Apr 04
Metal watering can

Props from the hardware shop

There are several places I go to when I need some inspiration for new things to record, or when I need specific props for recording, especially Foley. I wrote recently about a trip to a huge local charity shop which is now one of my favourite places to find anything and everything. However there is another local shop I also find myself browsing fairly regularly, the local hardware shop. By shop, I mean superstore, a huge store with hundreds of thousands of products in it’s shelves. Back in the UK it was B&Q, but here in Australia, it’s Bunnings.

Yesterday I popped in to grab some fly spray and ended up coming out with several other items to be used for recording. These included a metal watering can, some rope and short length of pine wood. This morning, between the showers of rain, I set about recording these items.

Pine wood

There are several things I love recording because of the vast range of noises and tones they produce. Water is probably my favourite, paper, wood and many more. Wood is something that can sound completely different depending on the type, length, thickness and also the actions you perform with it. So when in the store, I grabbed a cheap length of pine wood with the idea to record as many sounds with it as I could.

Firstly, I recorded the sound of it being dropped on various surfaces, including concrete, a wooden deck and also an area of soft ground. The wood bouncing around on these surfaces can range from bright, through to duller muted tones and vibrations.

Next up I tried snapping it to record the stress impacts as the wood splintered. Unfortunately, these didn’t work too well due to the wood itself being fairly strong, producing more of a quick snap than the cracking splintering sound I was after. Also the area I recorded in was surrounded by a metal fence and several other reflective surfaces. This meant the snaps were not salvageable in the edit due to the reverb tails recorded by the microphones.

Once snapped into several smaller pieces, I then recorded the sound of these being dropped and moved around, again on various surfaces.

These free wood sound effects can be found in our Wood Foley category.

Metal watering can

The reason I picked this up from the shop was due to it being pretty cheap and I knew it could be used to capture many different sounds. Metal objects such as this can also provide great source material for sound designers, so a normal everyday item like this can be used for many purposes.

With plans to smash it later, I firstly wanted to record the sound of the watering can being set down on various surfaces while empty. So I recorded it on concrete and wood, then proceeded to fill it up (recording that too, of course) and then also recorded several sound effects of the can being placed down while full of water. This required me to be overly animated while performing these actions, so that the sound of the water swishing around was audible too.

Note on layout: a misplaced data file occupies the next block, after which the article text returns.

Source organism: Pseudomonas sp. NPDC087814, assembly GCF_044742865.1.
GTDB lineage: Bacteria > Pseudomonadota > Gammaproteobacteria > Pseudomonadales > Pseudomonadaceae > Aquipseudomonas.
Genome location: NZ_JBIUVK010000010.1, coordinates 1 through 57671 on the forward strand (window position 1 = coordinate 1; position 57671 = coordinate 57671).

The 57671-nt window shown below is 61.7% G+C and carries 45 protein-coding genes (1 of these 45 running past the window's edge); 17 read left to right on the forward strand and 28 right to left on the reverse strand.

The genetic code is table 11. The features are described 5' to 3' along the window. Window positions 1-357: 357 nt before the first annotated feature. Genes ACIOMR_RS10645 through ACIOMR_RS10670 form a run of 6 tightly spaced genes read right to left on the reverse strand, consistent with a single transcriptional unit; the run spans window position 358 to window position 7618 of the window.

Next I recorded the can being knocked over with and without water inside, being dropped from various heights and then dragged along the ground. Lastly, before the smashing would occur, I recorded it being submerged in water and also thrown into deep water.

Unfortunately again, as with the wood sounds, the sound of this being smashed with a brick was affected by the surrounding reflected surfaces and were not usable. However if you want to find these watering can sounds, they are here.

Rope

There was a specific reason I purchased the rope and it’s a sound I have tried to capture several times before, without luck. I wanted to record the rope being pulled and rubbing fast over a surface to produce the whooshing sound heard if, for example, someone attached to the rope is falling and the rope is burning as the friction against the surface intensifies. But yet again, I wasn’t successful. I tried on several surfaces, including looping around a wooden post, metal hook and a rock. However the sounds are still likely useful to some, and they can be found in our Rope category.

Do you have a sound you can’t find? Let us know and we’ll do our best to record it for you for free.

About The Author

I'm the founder of zapsplat.com, creator of a large portion of the sound effects you'll find here. I hope you enjoy the site and sfx ?